The Legacy of Ray “Sucra” Oliveira
By Ted Sares Ray was never in a boring fight --Promoter Jimmy Burchfield
Article posted on 09.09.2008
Ray could be the best fighter of the last decade who hasn’t won a major world title --Burchfield
I wanted to be the first one to stop this world-class opponent and I did. I out-boxed the boxer. When I am up for the challenge that is what happens --Ricky Hatton
Ricky Hatton is showing respect and I appreciate that as I respect him too. --Ray Oliviera
After this former world title contender fought guys, many were never the same thereafter win or lose; in that regard, he was kind of a career destroyer (ask Sergei Artemiev, Tyrone Downes, Tracy Spann, or Zack Padilla). And the level of his opposition was simply off the charts. He never won a major world title, but he fought seven world champions and defeated three of them (Vince Phillips, Vivian Harris and Charles Murray, twice) in a 15-year pro career. He was a tough as they come and was one of boxing’s most popular television fighters because of his entertaining style
Early in his career he duked with Ricky Meyers, Tyrone Downes and the later Murray (twice), Jake Rodriguez, Reggie “Showtime” Green, Vernon “The Viper” Forrest, Fitz Vanderpool, Cihat Salman, Phillips, Ben “Wonder” Tackie, Omar Weis, Saul “Baby” Duran, and Lorenzo Smith. His loss to Elio “El Chingo” Ortiz with the IBU welterweight title at stake in 2003 likely marked his direction South. He did beat Cuban Hicklet “El Marielito” Lau to capture the IBU welterweight title in 2004, but then was stopped in ten hard rounds by Ricky Hatton later that year and seven months later by Emanuel Augustus when he failed to come out after the 8th round.
But the fights that defined Sucra’s fifteen-year pro career were punch-fest ones (against Zack Padilla in 1993), in which 3,020 punches were thrown and one in which 463 total punches were launched in a single round, between Ray and the always tough Vince Phillips in 2000. Both all-time records CompuBox records were set at Foxwoods Resort Casino. (Antonio Margarito later set the all-time (for all weight classes) CompuBox record for most total punches thrown in a fight, 1,675 (140 per round), in his decision win over Joshua Clottey in December 2007). He broke Padilla's thirteen year old record of 1,596 total punches thrown, in his decision win over Oliveira).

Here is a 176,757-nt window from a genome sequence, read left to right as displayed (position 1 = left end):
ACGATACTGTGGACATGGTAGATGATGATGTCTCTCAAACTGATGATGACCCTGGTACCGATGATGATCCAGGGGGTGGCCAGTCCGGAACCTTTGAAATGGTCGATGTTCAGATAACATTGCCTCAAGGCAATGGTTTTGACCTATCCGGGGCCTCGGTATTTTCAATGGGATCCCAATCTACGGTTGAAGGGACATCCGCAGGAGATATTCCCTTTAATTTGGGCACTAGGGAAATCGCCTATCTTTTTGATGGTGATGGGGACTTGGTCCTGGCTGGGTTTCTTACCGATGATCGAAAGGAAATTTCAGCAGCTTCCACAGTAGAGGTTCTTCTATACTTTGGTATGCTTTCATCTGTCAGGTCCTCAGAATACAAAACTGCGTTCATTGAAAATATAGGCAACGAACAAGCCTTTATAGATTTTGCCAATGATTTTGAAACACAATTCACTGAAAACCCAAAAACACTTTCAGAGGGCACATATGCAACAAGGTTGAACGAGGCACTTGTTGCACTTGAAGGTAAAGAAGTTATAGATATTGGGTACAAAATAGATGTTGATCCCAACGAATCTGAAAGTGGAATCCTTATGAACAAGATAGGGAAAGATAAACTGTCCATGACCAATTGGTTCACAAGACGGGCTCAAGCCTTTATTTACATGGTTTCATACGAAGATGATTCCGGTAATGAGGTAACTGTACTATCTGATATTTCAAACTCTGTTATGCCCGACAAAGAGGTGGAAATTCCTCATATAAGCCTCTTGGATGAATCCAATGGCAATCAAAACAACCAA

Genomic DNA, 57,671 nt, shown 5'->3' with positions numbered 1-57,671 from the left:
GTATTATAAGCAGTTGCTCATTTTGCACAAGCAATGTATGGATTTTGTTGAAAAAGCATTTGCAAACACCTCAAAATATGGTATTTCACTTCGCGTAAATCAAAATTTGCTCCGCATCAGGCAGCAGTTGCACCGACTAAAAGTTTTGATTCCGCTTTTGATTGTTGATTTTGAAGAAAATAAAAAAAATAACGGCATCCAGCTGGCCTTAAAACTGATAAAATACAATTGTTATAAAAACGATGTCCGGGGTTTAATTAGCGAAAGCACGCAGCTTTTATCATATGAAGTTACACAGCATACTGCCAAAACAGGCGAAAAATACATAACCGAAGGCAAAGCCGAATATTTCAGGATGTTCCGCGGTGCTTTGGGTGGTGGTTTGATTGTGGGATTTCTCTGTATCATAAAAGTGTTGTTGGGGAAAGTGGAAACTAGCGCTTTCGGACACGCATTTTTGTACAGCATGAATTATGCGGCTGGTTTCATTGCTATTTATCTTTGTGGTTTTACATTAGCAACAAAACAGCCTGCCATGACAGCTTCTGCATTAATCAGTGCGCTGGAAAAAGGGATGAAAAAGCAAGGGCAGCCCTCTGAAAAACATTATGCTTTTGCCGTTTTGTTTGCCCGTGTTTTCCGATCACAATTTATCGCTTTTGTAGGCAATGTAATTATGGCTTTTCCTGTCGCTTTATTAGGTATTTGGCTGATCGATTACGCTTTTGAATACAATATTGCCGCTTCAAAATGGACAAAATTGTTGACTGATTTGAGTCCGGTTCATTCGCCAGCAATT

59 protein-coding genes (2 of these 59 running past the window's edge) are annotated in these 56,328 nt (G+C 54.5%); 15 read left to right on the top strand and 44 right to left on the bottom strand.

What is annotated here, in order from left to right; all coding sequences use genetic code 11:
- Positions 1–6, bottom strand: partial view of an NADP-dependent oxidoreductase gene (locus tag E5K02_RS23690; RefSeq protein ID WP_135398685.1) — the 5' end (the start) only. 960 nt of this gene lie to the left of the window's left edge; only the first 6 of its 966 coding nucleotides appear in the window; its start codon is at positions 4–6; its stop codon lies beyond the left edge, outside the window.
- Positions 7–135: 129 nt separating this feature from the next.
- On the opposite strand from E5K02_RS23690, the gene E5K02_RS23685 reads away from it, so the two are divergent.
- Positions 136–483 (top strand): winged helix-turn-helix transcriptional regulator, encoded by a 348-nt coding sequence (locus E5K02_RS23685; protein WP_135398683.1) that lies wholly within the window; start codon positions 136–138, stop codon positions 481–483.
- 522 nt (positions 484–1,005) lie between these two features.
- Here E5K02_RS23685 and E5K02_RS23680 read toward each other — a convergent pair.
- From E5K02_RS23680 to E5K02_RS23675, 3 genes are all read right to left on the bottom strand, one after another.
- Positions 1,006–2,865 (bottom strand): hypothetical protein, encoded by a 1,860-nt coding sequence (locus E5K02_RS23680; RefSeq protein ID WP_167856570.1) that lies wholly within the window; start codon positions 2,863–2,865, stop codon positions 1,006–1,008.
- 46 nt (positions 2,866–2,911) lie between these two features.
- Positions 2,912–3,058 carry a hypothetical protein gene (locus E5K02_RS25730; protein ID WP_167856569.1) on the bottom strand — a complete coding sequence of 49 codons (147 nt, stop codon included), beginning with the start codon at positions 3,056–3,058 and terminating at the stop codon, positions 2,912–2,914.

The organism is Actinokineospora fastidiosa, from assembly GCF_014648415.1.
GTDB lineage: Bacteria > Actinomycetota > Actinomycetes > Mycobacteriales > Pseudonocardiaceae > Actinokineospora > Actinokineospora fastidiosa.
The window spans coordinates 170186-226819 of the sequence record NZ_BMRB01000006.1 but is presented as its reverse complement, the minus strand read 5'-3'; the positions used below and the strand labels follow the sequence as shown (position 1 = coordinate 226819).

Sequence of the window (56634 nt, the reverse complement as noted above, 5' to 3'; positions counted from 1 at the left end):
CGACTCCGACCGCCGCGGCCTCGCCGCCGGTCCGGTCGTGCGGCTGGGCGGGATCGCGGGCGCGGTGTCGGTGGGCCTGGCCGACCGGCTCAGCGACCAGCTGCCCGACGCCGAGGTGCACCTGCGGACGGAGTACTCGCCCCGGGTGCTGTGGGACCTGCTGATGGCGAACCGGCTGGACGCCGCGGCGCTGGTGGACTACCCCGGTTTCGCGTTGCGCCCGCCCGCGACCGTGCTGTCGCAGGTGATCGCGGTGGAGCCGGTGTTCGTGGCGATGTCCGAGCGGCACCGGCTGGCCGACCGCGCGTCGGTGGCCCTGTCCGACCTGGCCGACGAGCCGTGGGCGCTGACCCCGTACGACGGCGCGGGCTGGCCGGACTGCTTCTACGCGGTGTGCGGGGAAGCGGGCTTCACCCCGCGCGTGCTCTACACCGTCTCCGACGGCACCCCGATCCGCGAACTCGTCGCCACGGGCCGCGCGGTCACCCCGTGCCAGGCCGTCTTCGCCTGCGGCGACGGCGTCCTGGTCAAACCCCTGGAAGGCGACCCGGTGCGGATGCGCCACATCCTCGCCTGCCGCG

I witnessed Ray’s fight with Ghanaian Ben “Wonder” Tackie on August 10, 2001 at Foxwoods in which 2,729 total punches were thrown in full-tilt boogie action and the third most in CompuBox history. Both showed the stamina of porn stars in this incredible punch-fest as Tackie won the NABF 140lbs title by a MD thriller.
I also witnessed Ray’s last fight against Emanuel Augustus at the Hampton Beach Casino in my home state of New Hampshire and watched as the career of one of my favorites came to a painful end. After eight rounds of flying leather and some dramatic and poignant moments, referee Steve Smoger called a halt to the bout. Just before the end, Ray was somehow off kilter and held the back of his head as if in great pain after taking a pawing shot that normally would have had no impact. Clearly, something was wrong. Augustus then asked Smoger with his eyes, “Are you sure you want me to start hitting him again?” Thereafter, Augustus threw strictly body punches until Smoger, watching the action ever so closely, did the right thing. Augustus and Smoger both proved their mettle in what could have been a tragic ending.
As fellow writer, Wray Edwards said in a great piece dated October 7, 2005 (ESB):
“These two boxers are among best examples of the bedrock of the sport. Hard-working, dedicated combatants without whom the sport would not exist. Oliveira’s primal scream at not being allowed to risk his life any further in the match was heart-wrenching evidence of his warrior’s soul crying out in the wilderness of his frustration. No one who heard that sound could doubt the lonely pain of letting go of the dream. His champion’s heart was breaking in front of the whole world as he accepted the inevitable truth of his mortal limitations.”
After his stoppage loss to Ricky Hatton in what many have called Ricky’s finest performance, it was clear Sucra was at the end of the line. The subsequent loss to Augustus affirmed that sad fact. However, despite these two losses, Ray Oliviera left a lasting legacy. It’s a legacy that ranks him with the likes of Arturo Gatti, Hatton, the late Mando Ramos, Danny “Little Red” Lopez, Micky Ward, Ray Mancini, Saad Muhammad, Frank "The Animal" Fletcher, Marvin Johnson (and today’s Michael Katsidis and Antonio Margarito) as fighters who proudly continued the fan-friendly tradition of providing fights that were sheer excitement.
This New England fan favorite (from New Bedford, MA) with a soft-spoken, humble persona and a record of 47-11-2, was inducted into the "CES Ring of Honor" on Friday night, January 25, 2008, at the Fox Theatre located inside Foxwoods Resort Casino. It was a fitting honor to someone who gave 110% to entertain boxing fans.
Watch for the author’s new book due out in November
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